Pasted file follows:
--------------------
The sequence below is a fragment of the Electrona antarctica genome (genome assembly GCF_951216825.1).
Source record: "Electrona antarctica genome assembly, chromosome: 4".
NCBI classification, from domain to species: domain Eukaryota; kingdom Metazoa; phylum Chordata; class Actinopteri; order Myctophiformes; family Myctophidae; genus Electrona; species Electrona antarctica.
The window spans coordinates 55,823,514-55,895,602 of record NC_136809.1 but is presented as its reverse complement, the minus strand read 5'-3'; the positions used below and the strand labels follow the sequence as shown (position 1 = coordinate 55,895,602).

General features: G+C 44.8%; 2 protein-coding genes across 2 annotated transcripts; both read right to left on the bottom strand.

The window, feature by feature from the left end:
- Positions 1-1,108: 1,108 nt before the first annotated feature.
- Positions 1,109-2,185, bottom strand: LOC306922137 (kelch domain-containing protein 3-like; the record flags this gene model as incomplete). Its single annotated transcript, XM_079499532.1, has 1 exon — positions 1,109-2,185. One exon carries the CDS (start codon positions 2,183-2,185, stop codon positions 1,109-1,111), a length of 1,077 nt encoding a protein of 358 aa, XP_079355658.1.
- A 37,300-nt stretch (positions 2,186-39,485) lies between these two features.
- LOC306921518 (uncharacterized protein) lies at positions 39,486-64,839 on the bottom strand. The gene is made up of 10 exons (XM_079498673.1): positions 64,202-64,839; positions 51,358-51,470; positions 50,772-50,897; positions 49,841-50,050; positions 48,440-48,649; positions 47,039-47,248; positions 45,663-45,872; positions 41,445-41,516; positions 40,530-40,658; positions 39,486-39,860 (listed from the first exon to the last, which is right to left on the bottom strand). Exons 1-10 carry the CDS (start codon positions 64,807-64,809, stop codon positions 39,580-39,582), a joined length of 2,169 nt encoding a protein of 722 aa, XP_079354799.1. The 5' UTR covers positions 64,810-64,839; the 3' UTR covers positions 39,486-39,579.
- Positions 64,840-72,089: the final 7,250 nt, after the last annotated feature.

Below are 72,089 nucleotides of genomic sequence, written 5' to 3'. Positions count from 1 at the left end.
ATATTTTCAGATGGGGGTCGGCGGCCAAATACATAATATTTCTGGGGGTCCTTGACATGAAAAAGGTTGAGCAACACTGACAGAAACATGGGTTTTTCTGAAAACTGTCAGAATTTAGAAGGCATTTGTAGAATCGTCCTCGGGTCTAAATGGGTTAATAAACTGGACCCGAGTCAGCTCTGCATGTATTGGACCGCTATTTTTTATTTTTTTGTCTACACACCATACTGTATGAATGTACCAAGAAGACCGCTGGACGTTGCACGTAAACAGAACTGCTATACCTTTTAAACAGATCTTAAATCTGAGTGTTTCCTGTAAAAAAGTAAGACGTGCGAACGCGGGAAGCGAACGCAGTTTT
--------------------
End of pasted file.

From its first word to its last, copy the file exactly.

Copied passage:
The sequence below is a fragment of the Electrona antarctica genome (genome assembly GCF_951216825.1).
Source record: "Electrona antarctica genome assembly, chromosome: 4".
NCBI classification, from domain to species: domain Eukaryota; kingdom Metazoa; phylum Chordata; class Actinopteri; order Myctophiformes; family Myctophidae; genus Electrona; species Electrona antarctica.
The window spans coordinates 55,823,514-55,895,602 of record NC_136809.1 but is presented as its reverse complement, the minus strand read 5'-3'; the positions used below and the strand labels follow the sequence as shown (position 1 = coordinate 55,895,602).

General features: G+C 44.8%; 2 protein-coding genes across 2 annotated transcripts; both read right to left on the bottom strand.

The window, feature by feature from the left end:
- Positions 1-1,108: 1,108 nt before the first annotated feature.
- Positions 1,109-2,185, bottom strand: LOC306922137 (kelch domain-containing protein 3-like; the record flags this gene model as incomplete). Its single annotated transcript, XM_079499532.1, has 1 exon — positions 1,109-2,185. One exon carries the CDS (start codon positions 2,183-2,185, stop codon positions 1,109-1,111), a length of 1,077 nt encoding a protein of 358 aa, XP_079355658.1.
- A 37,300-nt stretch (positions 2,186-39,485) lies between these two features.
- LOC306921518 (uncharacterized protein) lies at positions 39,486-64,839 on the bottom strand. The gene is made up of 10 exons (XM_079498673.1): positions 64,202-64,839; positions 51,358-51,470; positions 50,772-50,897; positions 49,841-50,050; positions 48,440-48,649; positions 47,039-47,248; positions 45,663-45,872; positions 41,445-41,516; positions 40,530-40,658; positions 39,486-39,860 (listed from the first exon to the last, which is right to left on the bottom strand). Exons 1-10 carry the CDS (start codon positions 64,807-64,809, stop codon positions 39,580-39,582), a joined length of 2,169 nt encoding a protein of 722 aa, XP_079354799.1. The 5' UTR covers positions 64,810-64,839; the 3' UTR covers positions 39,486-39,579.
- Positions 64,840-72,089: the final 7,250 nt, after the last annotated feature.

Below are 72,089 nucleotides of genomic sequence, written 5' to 3'. Positions count from 1 at the left end.
ATATTTTCAGATGGGGGTCGGCGGCCAAATACATAATATTTCTGGGGGTCCTTGACATGAAAAAGGTTGAGCAACACTGACAGAAACATGGGTTTTTCTGAAAACTGTCAGAATTTAGAAGGCATTTGTAGAATCGTCCTCGGGTCTAAATGGGTTAATAAACTGGACCCGAGTCAGCTCTGCATGTATTGGACCGCTATTTTTTATTTTTTTGTCTACACACCATACTGTATGAATGTACCAAGAAGACCGCTGGACGTTGCACGTAAACAGAACTGCTATACCTTTTAAACAGATCTTAAATCTGAGTGTTTCCTGTAAAAAAGTAAGACGTGCGAACGCGGGAAGCGAACGCAGTTTT